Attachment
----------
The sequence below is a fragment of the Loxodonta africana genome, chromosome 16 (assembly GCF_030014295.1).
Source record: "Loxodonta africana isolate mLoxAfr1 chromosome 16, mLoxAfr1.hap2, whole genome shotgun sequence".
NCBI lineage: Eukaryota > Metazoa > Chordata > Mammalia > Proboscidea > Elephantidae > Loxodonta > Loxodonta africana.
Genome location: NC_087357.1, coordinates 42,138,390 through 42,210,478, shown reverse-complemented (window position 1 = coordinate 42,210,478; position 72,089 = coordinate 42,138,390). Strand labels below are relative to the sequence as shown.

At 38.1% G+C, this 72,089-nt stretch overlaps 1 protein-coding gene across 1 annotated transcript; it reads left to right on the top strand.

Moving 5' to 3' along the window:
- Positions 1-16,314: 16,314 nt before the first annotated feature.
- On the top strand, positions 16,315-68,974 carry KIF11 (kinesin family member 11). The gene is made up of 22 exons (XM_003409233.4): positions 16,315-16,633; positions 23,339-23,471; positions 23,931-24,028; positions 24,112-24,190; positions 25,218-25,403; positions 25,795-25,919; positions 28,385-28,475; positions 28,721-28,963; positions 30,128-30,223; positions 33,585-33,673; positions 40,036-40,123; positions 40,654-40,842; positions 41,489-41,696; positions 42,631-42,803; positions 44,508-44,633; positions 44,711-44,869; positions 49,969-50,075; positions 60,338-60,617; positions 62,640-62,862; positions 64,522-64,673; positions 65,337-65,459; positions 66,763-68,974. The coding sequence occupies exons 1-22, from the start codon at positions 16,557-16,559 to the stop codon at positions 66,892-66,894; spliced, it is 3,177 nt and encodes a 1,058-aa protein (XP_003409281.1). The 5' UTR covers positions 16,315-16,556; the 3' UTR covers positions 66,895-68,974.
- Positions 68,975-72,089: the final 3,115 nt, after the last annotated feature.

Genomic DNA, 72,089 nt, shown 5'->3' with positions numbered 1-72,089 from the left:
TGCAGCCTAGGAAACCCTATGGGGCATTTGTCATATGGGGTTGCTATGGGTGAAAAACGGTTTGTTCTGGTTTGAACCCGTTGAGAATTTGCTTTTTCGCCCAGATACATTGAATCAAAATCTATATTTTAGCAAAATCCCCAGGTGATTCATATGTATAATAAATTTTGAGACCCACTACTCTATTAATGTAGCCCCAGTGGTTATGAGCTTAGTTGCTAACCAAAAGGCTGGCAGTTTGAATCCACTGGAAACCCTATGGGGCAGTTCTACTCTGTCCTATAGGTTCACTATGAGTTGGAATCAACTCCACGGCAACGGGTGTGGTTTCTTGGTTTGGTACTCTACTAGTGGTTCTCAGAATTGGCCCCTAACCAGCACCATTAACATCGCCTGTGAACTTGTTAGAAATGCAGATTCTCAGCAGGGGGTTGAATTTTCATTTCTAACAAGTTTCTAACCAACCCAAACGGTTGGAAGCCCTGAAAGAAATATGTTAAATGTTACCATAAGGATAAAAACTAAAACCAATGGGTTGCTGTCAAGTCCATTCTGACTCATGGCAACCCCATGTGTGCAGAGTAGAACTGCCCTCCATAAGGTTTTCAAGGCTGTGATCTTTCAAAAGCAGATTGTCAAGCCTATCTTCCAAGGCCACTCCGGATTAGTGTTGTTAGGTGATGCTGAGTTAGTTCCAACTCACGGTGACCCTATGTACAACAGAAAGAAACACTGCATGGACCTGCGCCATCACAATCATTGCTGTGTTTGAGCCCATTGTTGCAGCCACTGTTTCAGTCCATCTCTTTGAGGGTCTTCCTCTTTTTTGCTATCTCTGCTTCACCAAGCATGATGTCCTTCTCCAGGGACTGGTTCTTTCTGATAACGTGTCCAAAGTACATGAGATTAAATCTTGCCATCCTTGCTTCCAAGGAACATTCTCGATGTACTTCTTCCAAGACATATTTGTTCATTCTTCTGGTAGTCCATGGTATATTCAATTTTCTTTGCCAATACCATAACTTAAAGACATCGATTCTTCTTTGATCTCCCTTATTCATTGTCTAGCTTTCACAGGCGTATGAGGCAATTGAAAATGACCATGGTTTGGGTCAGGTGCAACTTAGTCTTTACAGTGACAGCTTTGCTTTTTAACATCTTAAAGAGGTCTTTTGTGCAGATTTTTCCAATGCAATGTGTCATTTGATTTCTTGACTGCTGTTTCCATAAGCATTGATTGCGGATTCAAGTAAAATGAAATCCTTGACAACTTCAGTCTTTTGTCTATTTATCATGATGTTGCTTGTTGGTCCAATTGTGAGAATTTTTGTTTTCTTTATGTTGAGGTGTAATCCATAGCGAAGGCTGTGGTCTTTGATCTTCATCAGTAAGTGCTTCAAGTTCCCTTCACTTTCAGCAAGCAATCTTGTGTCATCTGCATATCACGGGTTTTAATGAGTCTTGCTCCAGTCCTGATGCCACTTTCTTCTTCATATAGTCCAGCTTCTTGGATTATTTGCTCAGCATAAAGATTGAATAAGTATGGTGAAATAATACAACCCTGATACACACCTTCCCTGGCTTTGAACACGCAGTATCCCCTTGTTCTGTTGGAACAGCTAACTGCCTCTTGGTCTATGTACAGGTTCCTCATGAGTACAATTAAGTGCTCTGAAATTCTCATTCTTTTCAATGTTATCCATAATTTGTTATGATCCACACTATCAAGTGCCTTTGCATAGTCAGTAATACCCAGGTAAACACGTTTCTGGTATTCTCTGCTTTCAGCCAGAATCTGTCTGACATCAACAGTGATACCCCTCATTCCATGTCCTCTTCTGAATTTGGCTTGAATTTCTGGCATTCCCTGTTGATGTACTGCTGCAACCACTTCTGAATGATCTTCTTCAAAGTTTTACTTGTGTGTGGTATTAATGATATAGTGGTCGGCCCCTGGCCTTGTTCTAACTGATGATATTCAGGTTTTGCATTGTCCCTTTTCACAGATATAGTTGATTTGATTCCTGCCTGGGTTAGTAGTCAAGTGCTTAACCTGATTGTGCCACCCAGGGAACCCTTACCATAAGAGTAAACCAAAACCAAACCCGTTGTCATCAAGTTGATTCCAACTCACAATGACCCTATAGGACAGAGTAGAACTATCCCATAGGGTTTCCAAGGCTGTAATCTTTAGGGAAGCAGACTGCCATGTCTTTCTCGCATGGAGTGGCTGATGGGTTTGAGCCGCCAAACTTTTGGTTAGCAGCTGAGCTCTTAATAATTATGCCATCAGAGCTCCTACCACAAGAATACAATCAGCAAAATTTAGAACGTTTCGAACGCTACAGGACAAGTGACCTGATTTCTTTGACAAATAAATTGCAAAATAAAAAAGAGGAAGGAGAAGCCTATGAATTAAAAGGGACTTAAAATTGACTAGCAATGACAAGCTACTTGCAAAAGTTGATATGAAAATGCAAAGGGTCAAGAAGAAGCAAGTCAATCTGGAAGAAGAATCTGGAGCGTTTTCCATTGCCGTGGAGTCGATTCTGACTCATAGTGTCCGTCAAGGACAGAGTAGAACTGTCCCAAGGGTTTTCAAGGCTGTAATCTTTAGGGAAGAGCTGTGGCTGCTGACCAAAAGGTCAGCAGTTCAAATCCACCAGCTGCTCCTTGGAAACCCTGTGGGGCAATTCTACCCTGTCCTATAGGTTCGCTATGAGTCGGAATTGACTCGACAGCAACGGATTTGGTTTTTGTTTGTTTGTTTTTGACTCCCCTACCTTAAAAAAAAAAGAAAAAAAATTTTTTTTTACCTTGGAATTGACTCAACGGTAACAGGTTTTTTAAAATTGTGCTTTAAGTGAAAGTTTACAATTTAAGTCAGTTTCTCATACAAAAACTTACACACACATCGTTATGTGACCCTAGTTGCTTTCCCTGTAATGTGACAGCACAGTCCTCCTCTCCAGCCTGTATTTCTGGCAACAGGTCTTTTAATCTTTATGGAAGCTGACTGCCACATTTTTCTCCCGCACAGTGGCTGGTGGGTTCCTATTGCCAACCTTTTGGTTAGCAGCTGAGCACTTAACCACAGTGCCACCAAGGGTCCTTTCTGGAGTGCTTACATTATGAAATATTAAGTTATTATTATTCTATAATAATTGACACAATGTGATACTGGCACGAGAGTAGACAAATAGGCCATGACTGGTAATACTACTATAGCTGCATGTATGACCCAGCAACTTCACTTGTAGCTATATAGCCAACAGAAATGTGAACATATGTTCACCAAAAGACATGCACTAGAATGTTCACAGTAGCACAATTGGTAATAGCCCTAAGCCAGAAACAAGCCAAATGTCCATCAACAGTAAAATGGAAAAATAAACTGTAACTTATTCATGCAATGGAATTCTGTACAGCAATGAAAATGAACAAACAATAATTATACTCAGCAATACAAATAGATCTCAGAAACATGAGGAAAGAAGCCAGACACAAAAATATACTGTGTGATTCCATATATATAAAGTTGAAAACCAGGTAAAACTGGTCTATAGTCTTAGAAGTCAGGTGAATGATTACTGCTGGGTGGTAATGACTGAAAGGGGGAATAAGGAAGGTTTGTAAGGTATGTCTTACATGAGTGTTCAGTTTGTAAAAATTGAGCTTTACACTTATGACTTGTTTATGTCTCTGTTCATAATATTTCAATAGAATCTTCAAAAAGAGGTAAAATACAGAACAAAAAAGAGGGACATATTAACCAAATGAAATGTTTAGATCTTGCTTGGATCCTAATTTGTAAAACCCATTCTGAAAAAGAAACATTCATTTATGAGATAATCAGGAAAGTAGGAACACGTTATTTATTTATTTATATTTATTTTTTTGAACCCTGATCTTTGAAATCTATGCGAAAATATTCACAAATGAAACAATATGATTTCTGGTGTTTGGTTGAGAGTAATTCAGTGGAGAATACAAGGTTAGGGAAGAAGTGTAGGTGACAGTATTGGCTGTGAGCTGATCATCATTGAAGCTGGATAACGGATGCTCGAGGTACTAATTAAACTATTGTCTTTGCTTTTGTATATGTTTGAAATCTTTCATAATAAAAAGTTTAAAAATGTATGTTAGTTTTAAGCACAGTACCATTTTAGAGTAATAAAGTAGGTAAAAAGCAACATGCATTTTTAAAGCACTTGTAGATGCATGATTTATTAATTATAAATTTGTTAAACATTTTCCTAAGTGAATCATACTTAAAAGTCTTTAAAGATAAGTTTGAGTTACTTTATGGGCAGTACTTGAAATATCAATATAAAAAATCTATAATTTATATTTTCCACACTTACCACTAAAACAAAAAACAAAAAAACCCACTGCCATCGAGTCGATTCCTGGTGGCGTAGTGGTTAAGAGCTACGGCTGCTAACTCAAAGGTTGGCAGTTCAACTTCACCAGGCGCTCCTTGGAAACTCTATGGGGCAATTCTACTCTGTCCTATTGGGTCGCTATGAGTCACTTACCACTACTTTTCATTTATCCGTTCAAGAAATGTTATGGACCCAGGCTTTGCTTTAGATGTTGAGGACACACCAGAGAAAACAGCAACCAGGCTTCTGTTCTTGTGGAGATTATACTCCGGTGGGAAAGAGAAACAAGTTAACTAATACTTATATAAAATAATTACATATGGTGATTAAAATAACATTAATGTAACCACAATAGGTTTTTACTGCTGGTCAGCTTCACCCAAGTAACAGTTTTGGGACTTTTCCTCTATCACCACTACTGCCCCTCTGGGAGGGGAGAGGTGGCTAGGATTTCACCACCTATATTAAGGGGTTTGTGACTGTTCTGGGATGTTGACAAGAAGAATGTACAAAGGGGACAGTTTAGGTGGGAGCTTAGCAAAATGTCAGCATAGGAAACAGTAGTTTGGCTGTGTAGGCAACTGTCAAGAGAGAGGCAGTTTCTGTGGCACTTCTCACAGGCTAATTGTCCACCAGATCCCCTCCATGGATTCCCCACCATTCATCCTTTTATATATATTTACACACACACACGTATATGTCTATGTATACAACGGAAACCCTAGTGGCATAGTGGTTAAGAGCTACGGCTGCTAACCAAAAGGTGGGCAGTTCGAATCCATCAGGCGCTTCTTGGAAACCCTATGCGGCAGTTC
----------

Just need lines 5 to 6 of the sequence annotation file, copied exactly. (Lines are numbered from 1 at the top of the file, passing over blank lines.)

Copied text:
At 38.1% G+C, this 72,089-nt stretch overlaps 1 protein-coding gene across 1 annotated transcript; it reads left to right on the top strand.

Moving 5' to 3' along the window: